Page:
UK Government to Spy on Users by Asking Messaging Apps to Weaken Encryption
Last week, British Prime Minister Theresa May received harsh criticisms from experts for her proposal to regulate the internet and essentially weaken encryption of messaging applications such as Whatsapp and Telegram.
In a response to a terror attack that occurred in London, May stated that the act of terror can be attributed to the existence of âsafe spacesâ on the web such as the dark web and encrypted messaging platforms that criminals are using to distribute data and communicate with one another.
May also placed the blame on major internet service providers and internet companies that are responsible for offering encrypted services and privacy-focused solutions to users. She strongly emphasized that unregulated and private areas of the web are triggering more terrorist attacks within the UK.
However, analysts at prominent cyber security firms and mainstream media outlets such as Wired have stated that weakening of encryption is not a practical solution under any circumstances. Firstly, an attack on encryption could jeopardize global financial systems and banking that could inflict severe financial damages onto major financial service providers. Other sectors such as travel and health care could also be affected by the lack of encryption.
More importantly, the idea that the âgood guysâ can see, surveil and control the âbad guysâ is flawed as a whole because it is difficult to justify what is considered good and bad. For instance, if internet service providers and app developers are forced by the government to build backdoors to allow law enforcement agencies to surveil on users, the surveillance on the public and billions of internet users canât be justified.
The US governmentâs plan to request travelers to forfeit passwords, social media account data, email information and data stored in personal devices such as laptops was criticized by experts and data analysts for the identical reason. It is an attack on the privacy of people in general and the idea that the complete removal of privacy would discourage and decrease terrorist attacks is invalid.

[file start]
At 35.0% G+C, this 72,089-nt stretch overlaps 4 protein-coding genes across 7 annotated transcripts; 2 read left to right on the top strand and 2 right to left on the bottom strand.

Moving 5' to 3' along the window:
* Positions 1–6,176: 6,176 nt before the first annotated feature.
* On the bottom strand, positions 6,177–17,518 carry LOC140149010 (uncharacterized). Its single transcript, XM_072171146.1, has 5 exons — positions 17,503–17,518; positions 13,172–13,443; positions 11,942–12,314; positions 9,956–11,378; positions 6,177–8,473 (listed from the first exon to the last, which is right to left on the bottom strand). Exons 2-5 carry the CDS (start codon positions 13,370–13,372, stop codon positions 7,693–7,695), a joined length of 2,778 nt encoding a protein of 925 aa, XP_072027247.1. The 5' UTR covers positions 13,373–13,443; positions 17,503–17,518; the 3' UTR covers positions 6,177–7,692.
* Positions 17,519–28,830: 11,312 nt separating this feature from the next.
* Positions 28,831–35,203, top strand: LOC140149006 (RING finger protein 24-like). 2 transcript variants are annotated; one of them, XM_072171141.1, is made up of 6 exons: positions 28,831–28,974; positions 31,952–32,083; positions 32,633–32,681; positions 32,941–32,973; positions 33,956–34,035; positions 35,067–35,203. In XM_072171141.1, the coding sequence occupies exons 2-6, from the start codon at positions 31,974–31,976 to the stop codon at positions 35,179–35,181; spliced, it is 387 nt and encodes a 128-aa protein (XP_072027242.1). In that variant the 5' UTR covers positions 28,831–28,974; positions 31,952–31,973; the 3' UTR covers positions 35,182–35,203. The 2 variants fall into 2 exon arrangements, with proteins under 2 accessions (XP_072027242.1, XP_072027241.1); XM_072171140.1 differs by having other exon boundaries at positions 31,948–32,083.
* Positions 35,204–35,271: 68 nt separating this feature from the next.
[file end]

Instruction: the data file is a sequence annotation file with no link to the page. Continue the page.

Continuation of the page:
More importantly, Colin Clarke, a counterterrorism expert at RAND, said in an interview that the internet is oversold in terms of radicalization. Although the internet and its encrypted areas such as the dark web are used by criminals and terrorists to communicate, the majority of conversations are settled offline.
Michael Kenney of the University of Pittsburgh stated:
“Traditionally the way [UK extremist group] Al-Muhajiroun have worked is that most of their radicalization has occurred offline.â
Therefore, Mayâs plan on requesting encryption service providers and messaging applications such as Whatsapp and Telegram to install backdoors in order to surveil hundreds of millions of mobile users would likely do more harm than good. It will place the privacy of millions of British mobile users under jeopardy.
Essentially, Mayâs strategy is to implement backdoors on messaging applications to enable law enforcement agencies including the MI5, the United Kingdom’s domestic counter-intelligence and security agency, to surveil on potential suspects.
However, cyber security expert Jennifer Arcuri stated that the implementation of backdoors would leave messaging apps vulnerable to hacking attacks and grant access to others apart from the MI5. In fact, it is possible that terror attacks can be carried out by hackers that exploit the encryption vulnerability or backdoor on messaging apps if they are built upon the request of the government.
Still, discussions on implementing backdoors on messing applications are being pursued, mostly because Westminster terrorist Khalid Masood utilized Whatsapp almost immediately before carrying out the horrific attack that led to the deaths of multiple British citizens.